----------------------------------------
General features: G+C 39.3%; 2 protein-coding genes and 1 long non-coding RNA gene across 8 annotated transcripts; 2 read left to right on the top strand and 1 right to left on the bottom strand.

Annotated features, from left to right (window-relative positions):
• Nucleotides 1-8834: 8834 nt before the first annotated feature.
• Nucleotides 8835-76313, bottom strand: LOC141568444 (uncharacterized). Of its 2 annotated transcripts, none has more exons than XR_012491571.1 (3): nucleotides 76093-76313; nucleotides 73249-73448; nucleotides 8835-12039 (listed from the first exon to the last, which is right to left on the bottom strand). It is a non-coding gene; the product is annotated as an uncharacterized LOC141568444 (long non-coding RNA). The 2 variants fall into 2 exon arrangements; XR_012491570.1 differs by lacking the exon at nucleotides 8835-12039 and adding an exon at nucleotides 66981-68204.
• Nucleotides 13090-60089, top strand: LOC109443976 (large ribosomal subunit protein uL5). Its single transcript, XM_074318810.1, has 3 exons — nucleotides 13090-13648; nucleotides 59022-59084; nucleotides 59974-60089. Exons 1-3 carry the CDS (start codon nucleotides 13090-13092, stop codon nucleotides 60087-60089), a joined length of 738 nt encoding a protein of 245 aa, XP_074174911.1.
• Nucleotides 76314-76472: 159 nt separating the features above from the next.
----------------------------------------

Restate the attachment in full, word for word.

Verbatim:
General features: G+C 39.3%; 2 protein-coding genes and 1 long non-coding RNA gene across 8 annotated transcripts; 2 read left to right on the top strand and 1 right to left on the bottom strand.

Annotated features, from left to right (window-relative positions):
• Nucleotides 1-8834: 8834 nt before the first annotated feature.
• Nucleotides 8835-76313, bottom strand: LOC141568444 (uncharacterized). Of its 2 annotated transcripts, none has more exons than XR_012491571.1 (3): nucleotides 76093-76313; nucleotides 73249-73448; nucleotides 8835-12039 (listed from the first exon to the last, which is right to left on the bottom strand). It is a non-coding gene; the product is annotated as an uncharacterized LOC141568444 (long non-coding RNA). The 2 variants fall into 2 exon arrangements; XR_012491570.1 differs by lacking the exon at nucleotides 8835-12039 and adding an exon at nucleotides 66981-68204.
• Nucleotides 13090-60089, top strand: LOC109443976 (large ribosomal subunit protein uL5). Its single transcript, XM_074318810.1, has 3 exons — nucleotides 13090-13648; nucleotides 59022-59084; nucleotides 59974-60089. Exons 1-3 carry the CDS (start codon nucleotides 13090-13092, stop codon nucleotides 60087-60089), a joined length of 738 nt encoding a protein of 245 aa, XP_074174911.1.
• Nucleotides 76314-76472: 159 nt separating the features above from the next.